The name Ray Fulcher may not ring a bell, but country music fans have been listening to his music on repeat for years. Fulcher is the hidden gem of Nashville, as he is one of the many savvy songwriters behind Luke Combs' second studio album "What You See Is What You Get" and the forthcoming collection, "Growin' Up."
The Georgia-bred singer sat down with CMT to detail what it was like having a hand in Combs' highly anticipated record. Fulcher penned the country sensation's recent release "Tomorrow Me," a melancholy breakup ballad. The seasoned songsmith stunned CMT when he nonchalantly revealed that the track infused with subdued instrumentals, was created on island time under the beaming Bahamian sun.
The prolific artist with a catalog overflowing with No.1 hits, said that "Tomorrow Me" is his favorite songwriting credit to date.
"Luke and I have written so many songs, but this one was really special because we wrote that song on a boat in the Bahamas with our hero Dean Dillon. Not only getting to write a song with Dean, but for it to come out and be a single," he said while trying to wrap his head around the songwriting session. "Dean's a big hero of ours. He has written so many monster songs. That was really a full circle moment for me – to have a song with one of my heroes and with my best friend," he added.
Fulcher continued to reflect on the "surreal experience" and mentioned that he felt like an artist making magic in the '80s with the Country Hall of Famer. Cuts by Dillon have been picked up by country legends such as George Jones, George Strait, Keith Whitley, Vern Gosdin, and more. Some of Dillon's greatest hits of all time include his 1980 solo write "Nobody In His Right Mind Would've Left Her," George Strait's classic "I've Come to Expect It From You," "Set 'Em Up Joe," and "Tennessee Whiskey," which reached maximum success nearly 35 years later thanks to Chris Stapleton.
"When we wrote that song – it was 75, and there was not a cloud in the sky. We were sitting in the Bahamas on top of crystal blue water and writing this heartbreak, self-reflected tune," he described. "Dean Dillon wrote a lot of those old heartbreak songs out there, and I remember I felt like I was transported back to the seventies and eighties when he and Hank Cochran were out there writing all those songs. So, it was almost an out-of-body surreal experience."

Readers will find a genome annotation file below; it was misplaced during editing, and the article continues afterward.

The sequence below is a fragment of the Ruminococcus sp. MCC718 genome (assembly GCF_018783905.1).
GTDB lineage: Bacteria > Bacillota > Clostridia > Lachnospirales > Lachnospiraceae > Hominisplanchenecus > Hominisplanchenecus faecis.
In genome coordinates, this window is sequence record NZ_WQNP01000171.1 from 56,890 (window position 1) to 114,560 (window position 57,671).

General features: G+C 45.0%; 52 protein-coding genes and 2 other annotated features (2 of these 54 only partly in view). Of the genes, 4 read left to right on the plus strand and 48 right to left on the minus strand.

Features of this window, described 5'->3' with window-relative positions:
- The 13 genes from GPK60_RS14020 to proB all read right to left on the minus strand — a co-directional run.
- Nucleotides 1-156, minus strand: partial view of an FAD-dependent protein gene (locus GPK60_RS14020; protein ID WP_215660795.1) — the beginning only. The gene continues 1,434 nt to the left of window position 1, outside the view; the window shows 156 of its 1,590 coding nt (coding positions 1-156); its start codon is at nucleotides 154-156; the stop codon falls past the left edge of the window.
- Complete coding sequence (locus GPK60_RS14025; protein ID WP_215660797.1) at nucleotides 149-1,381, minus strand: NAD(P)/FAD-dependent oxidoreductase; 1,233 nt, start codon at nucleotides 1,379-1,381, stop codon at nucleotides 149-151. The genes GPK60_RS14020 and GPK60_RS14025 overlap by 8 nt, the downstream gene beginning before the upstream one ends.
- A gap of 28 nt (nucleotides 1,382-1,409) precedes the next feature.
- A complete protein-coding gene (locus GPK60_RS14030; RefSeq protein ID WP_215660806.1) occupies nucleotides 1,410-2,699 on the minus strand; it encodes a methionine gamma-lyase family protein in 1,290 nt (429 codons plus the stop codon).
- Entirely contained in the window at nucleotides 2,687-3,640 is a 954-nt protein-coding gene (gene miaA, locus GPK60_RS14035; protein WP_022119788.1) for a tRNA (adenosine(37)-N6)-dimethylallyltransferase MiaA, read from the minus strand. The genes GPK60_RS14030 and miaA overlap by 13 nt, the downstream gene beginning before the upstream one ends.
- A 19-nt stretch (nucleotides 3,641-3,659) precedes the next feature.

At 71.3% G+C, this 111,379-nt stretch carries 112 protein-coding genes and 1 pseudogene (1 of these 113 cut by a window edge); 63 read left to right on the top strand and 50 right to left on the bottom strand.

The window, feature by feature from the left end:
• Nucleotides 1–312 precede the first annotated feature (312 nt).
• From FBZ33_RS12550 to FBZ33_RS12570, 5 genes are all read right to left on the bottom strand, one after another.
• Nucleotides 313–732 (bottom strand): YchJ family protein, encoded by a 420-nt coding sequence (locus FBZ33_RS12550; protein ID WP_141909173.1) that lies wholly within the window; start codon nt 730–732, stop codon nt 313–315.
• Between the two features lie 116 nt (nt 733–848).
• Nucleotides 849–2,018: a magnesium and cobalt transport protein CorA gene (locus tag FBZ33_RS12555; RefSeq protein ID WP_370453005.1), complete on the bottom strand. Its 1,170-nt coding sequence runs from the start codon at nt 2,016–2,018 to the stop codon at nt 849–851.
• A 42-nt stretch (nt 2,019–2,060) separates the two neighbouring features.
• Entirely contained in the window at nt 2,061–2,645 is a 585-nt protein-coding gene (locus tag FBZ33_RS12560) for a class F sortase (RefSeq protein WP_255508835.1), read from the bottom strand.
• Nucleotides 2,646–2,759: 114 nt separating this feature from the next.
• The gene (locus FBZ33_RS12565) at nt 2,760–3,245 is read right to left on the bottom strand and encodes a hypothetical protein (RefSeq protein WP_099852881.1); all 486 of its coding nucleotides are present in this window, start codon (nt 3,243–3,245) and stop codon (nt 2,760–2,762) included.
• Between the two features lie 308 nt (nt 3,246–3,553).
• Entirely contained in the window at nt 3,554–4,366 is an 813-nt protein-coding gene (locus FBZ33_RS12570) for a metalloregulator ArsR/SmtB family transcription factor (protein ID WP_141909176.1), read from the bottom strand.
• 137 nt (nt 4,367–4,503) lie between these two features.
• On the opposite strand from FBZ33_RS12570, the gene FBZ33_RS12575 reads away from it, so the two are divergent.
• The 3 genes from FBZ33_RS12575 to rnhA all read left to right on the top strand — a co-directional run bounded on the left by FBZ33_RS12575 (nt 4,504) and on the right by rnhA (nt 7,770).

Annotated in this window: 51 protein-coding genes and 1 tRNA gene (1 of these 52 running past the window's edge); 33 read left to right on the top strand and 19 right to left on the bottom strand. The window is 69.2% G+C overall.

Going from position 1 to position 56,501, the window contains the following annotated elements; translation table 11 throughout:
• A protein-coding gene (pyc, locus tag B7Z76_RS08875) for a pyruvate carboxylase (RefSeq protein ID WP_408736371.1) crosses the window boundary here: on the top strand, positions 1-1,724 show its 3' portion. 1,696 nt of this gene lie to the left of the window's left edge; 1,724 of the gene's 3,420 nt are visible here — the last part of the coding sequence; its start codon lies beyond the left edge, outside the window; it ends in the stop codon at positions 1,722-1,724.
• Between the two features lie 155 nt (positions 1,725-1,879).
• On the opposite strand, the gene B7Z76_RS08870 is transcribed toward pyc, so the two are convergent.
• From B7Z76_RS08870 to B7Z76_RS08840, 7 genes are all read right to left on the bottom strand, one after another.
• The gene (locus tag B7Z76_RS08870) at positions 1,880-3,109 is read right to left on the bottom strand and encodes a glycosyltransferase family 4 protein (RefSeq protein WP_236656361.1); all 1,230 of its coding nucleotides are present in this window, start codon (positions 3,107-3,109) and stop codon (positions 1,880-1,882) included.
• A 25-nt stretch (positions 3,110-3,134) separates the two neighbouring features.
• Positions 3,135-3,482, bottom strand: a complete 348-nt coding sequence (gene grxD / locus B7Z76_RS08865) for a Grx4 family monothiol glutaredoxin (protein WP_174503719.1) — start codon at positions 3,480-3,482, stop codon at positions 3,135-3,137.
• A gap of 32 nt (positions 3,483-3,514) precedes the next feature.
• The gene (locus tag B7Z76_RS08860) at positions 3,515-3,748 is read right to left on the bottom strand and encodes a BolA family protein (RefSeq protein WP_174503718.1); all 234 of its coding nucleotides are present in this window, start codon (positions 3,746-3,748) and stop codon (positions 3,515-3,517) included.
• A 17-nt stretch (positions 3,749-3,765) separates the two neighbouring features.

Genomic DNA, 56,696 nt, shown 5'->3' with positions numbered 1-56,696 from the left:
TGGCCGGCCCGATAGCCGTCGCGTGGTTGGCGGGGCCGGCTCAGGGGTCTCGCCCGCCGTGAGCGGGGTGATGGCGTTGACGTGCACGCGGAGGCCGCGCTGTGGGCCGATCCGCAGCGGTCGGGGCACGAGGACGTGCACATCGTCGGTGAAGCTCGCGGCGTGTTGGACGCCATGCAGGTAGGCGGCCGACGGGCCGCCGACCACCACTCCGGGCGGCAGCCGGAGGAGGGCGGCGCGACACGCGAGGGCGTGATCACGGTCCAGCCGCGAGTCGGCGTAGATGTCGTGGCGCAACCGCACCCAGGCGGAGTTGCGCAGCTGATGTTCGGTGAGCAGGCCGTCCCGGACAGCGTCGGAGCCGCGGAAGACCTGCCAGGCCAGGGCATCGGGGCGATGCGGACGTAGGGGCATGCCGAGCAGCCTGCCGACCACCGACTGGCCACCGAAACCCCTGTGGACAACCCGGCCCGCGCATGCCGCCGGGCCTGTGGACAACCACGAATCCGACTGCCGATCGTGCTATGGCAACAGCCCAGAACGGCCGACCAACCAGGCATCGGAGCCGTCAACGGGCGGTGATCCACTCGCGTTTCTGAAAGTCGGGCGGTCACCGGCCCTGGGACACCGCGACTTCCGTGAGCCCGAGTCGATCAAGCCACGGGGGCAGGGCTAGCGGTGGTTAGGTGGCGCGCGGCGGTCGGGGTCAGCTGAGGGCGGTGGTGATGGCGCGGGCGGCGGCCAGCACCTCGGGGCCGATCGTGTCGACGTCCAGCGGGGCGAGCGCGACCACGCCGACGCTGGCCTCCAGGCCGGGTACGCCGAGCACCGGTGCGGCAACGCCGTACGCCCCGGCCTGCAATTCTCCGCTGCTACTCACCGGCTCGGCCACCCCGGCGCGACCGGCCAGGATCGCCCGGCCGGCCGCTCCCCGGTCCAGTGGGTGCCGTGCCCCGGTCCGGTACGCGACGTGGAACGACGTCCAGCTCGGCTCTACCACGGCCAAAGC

"Tomorrow Me" marks a new chapter for Combs – as the lyrics embody his "maturity" and growth as a musician. The fast-rising star declared that the temptation track is a fair depiction of the bright future ahead for Combs and the "first layer" of great songs to come.
After years of writing for a string of hitmakers and securing a spot among an elite inner circle, several notable names in the industry did not think twice about cultivating Fulcher's debut record, "Spray Painted Line." The 17-song tracklist not only represents who Fulcher is at his very core, but also proves that he's a solo artist with superstar potential. The state-of-the-art collection includes cuts from Combs ["Bucket List Beers"] and even country phenomenon Eric Church. Fulcher was in college when he first watched the chief play at a sticky dive bar in Athens, Georgia. The spontaneous concert instantly changed the trajectory of Fulcher's life and inspired him to pick up the guitar.
"All I've ever wanted to do since the night I saw Eric Church play for the first time when I was 19…was to sing and play country music," voiced Fulcher upon album release. "I'll never forget the moment this dream was placed in my heart. It was like everything I'd ever known was turned upside down right there inside of Georgia Theatre in Athens, GA….and I had finally found the true north on my compass."
Little did the naïve teenager know that Church would write a song titled "The Battle of Betty's Love" on his long-overdue record. In true singer-songwriter fashion, Fulcher created a project every listener could enjoy. He stressed that the first few songs like "All Gas No Breaks," "Sellin' Cars," and radio single "Anything Like You Dance" serves as a personal introduction.
"The top of the album is more kind of an introduction to me – who I am, here's what you can expect," the 2022 CMA Triple Play Honoree explained. "As it goes on, it covers different themes. The 'Spray Painted Line' is kind of the start of a race, and in a lot of ways, the debut album is the same thing. It's kind of the starting point. The first song perfectly describes me as an artist and writer."
Fulcher hopes that fans will take a "deep dive" into the Jonathan Singleton-produced album and finds a track to resonate with, whether it's a tear-jerking ballad, reflective melody, or a good ole drinking song.
"My hope is that you [the fans] truly take a deep dive in. I hope you find yourself in it, I hope you get lost in it, I hope you heal, I hope you laugh, I hope you call up a long-lost friend, I hope you cry if that's what you need in the moment. I hope you know that every single word is for YOU and was written with you in mind," he said on the eve of the release. "I hope that some song or some line or some melody makes your life better in some way or to be the soundtrack to your best days or your worst days."